So I did a little reading about resilience--the ability to experience trauma/set-backs and bounce back/move on/thrive--and I meditated on why, now, I'm having a tough time dealing with grief. What have I done differently in years past, especially years with just as many awful events?

It wasn't until the last few weeks that the answer hit me. During the International Congress of Qualitative Inquiry in May, I attended a double memorial for Bud Goodall and Nick Trujillo, my professors who passed away last year. A week later, I participated in memorial mass for a friend who was murdered six years ago. What struck me was that after both memorials, people thanked me profusely for attending and said how much they appreciated their loved ones being remembered. And I realized a key difference between my processing this year and in history has been acknowledgment, and lately, a critical lack thereof.

For some reason--maybe due to some unrelated-to-grief traumatic events, ahem--writing about others' losses has felt intrusive. I know Bud's probably in heaven laughing about this epiphany, but I'm just realizing again that writing about trauma is one way of honoring, paying tribute and remembering people especially when distance--emotional and physical--make participating in communal grieving impossible.

And so, with these thoughts finally expressed instead of buried, I will end this post on a note of remembrance. Sean McGrew, Hudson Ruth Walter, John Crouse, Bud Goodall, Nick Trujillo, Ron Ledford, John Pogacar, Andrea Bowie, Grant Wheeler, Ali Sadeq, the people lost in Newtown, Boston, Reno, and recently, Oklahoma, and many, many others not mentioned by name, I will remember you always.

Please feel free to leave a comment remembering a loved one, too.

xoxo,
shawna













10 comments:

  1. Good stuff. Having tragically lost a professor at tamu, this was helpful. I've not written about it because it felt invasive, as you said. Thanks, Shawna.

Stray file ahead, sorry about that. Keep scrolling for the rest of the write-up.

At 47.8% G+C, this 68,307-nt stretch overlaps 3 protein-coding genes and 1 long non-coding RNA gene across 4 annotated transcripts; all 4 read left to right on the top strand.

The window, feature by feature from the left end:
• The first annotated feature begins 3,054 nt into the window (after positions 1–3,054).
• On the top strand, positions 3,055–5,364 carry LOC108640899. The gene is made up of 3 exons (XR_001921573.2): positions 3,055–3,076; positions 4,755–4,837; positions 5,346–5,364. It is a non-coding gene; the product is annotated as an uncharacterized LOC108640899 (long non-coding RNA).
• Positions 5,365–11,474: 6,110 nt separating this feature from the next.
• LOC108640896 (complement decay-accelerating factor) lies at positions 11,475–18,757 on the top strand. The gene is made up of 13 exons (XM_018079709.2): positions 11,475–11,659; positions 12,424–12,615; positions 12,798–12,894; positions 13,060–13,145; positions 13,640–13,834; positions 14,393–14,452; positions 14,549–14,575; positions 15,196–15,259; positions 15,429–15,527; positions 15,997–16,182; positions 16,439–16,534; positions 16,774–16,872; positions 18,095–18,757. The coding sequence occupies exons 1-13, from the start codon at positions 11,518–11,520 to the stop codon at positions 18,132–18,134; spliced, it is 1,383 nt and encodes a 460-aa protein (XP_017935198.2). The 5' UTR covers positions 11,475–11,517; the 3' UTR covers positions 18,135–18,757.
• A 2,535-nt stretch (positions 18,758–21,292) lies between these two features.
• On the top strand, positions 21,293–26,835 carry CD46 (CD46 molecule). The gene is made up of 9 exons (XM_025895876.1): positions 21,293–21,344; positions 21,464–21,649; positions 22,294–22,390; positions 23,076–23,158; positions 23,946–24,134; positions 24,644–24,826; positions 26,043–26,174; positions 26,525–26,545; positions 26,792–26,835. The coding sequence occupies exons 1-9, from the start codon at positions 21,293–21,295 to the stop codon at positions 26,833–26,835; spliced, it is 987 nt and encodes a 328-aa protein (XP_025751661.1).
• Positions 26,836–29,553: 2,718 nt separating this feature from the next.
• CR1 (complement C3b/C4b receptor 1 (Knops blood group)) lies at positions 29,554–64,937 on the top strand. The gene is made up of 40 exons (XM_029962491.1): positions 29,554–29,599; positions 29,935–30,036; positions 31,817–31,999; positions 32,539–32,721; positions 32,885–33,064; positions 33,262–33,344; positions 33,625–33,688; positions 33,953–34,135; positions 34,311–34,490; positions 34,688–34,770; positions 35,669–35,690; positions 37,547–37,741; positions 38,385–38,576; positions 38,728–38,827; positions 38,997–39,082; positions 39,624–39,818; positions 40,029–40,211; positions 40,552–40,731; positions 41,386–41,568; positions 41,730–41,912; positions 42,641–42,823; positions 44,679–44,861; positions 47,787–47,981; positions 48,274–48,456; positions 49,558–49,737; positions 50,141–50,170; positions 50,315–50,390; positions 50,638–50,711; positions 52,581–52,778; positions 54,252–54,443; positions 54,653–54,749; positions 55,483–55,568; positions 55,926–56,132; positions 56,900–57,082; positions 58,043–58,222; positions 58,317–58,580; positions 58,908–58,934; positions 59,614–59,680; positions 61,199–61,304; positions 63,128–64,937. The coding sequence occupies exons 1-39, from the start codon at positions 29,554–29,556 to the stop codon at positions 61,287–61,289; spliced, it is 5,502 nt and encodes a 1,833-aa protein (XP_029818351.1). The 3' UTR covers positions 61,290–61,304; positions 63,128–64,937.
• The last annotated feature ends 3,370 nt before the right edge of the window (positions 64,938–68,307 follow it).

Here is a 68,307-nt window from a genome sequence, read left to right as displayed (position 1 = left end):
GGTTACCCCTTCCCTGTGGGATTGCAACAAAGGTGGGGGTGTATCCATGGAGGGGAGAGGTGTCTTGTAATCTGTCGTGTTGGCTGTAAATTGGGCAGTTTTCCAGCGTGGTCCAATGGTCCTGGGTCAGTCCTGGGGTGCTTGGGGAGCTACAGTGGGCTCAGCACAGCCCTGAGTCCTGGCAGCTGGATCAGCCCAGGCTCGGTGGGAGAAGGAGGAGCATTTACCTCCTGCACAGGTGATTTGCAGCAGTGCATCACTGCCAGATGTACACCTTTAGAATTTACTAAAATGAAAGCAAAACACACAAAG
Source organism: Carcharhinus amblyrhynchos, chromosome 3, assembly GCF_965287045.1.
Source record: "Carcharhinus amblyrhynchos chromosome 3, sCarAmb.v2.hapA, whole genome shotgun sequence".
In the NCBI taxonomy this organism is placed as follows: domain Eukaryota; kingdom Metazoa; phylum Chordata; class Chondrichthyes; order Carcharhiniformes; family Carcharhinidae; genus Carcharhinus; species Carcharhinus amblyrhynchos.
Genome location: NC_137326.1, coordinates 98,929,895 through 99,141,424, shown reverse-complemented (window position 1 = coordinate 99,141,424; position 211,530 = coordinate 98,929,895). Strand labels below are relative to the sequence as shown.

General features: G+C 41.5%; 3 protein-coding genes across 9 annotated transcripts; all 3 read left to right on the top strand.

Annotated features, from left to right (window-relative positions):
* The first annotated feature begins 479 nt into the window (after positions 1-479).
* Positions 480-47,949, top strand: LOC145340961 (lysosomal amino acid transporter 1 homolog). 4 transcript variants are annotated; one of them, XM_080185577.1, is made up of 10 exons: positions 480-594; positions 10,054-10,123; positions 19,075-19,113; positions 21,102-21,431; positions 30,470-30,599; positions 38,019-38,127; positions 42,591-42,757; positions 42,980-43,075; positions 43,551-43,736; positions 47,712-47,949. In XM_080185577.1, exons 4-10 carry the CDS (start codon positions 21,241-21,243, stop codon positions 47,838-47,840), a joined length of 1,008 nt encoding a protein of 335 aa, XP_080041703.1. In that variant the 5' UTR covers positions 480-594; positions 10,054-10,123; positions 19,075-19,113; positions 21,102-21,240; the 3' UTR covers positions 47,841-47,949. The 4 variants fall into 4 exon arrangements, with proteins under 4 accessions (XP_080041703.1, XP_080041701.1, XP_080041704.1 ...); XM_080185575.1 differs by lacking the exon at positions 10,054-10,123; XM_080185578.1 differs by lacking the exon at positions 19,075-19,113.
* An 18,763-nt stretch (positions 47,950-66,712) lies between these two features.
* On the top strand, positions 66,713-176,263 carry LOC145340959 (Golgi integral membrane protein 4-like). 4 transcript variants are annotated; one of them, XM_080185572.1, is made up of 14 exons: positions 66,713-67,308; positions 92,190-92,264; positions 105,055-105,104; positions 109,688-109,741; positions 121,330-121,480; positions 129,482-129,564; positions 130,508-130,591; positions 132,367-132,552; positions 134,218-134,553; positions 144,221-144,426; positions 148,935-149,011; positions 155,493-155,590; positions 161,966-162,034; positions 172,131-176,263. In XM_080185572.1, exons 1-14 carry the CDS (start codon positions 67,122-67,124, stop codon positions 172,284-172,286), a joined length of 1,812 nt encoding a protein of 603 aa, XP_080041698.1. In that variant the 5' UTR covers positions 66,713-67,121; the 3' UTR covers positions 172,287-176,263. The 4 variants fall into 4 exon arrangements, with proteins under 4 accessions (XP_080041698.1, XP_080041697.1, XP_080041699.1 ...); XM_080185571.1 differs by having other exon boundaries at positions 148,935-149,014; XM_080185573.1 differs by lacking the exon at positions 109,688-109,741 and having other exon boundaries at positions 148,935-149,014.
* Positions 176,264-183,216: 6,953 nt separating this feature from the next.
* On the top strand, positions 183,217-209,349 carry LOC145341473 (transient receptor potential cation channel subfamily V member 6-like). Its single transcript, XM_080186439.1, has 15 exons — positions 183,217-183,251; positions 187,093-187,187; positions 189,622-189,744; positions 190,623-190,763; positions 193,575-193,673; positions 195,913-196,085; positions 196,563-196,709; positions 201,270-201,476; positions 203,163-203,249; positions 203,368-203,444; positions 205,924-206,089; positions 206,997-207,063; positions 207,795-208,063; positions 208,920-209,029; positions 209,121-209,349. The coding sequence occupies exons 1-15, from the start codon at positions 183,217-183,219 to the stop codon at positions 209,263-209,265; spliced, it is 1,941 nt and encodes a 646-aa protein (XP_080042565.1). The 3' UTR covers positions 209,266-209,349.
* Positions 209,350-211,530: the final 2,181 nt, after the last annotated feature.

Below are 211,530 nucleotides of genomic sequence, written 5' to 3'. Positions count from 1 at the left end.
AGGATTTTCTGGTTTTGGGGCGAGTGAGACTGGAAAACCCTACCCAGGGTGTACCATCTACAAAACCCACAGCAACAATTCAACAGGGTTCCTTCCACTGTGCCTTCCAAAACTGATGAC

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    1. You are most welcome. So sad to hear about that death as well. Ugh!

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  2. I posted this on the 20th year of my Dad's death:

    I wasn’t there that morning


    The next year rolled around, February 3rd came and went and I didn't even realize it. Writing it down finally got out the sadness. I don't dream about him sick anymore.

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    1. I get a 404 error for your link. Amazing what a difference writing can make sometimes.

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  3. Why is it that writing-as-catharsis works for you but feels like it compounds the problem for me? You cut a little too close to my truths and as noted above, some matters are invasive.

    I'm afraid to be real now assuming I even felt I had someone I could actually be brutally honest with about decisions, griefs, emotion regulation and even org. comm. without fear of judgment [Insert useful organizational communication-related comment here in lieu of a real comment - which isn't to say I haven't been tempted several times to attempt useful contribution to your blog or hoped to be sufficiently inspired to begin my own]

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  4. As one who has not experienced such a gauntlet of loss in such a short time, this might be easier for me to decipher the feeling of grief. But to me, grief is more of a selfish state of mind. I do not mean this as a negative state. What I mean is, it is our natal way of dealing with "our" loss or feeling badly for those who have lost someone is to be sad because our dear friend or family member will not be around to help us, to coach us to be there when we are down. When my mother passed away several years ago I was overwhelmed with grief. But the more I searched my feelings I realized I was so very sad because "I" would never see her again. I was not as much sad for her and my Dad, but sad for me because something had been taken away. So building on that realization I decided to rejoice in the fact that she had lived long and well and had a family and a full life and I felt honored that I had been her son and that I had known her. She gave me so many positive values and attitudes to use in life that I still think about her everyday but, now in a blessed and grateful way. Thanks Mom!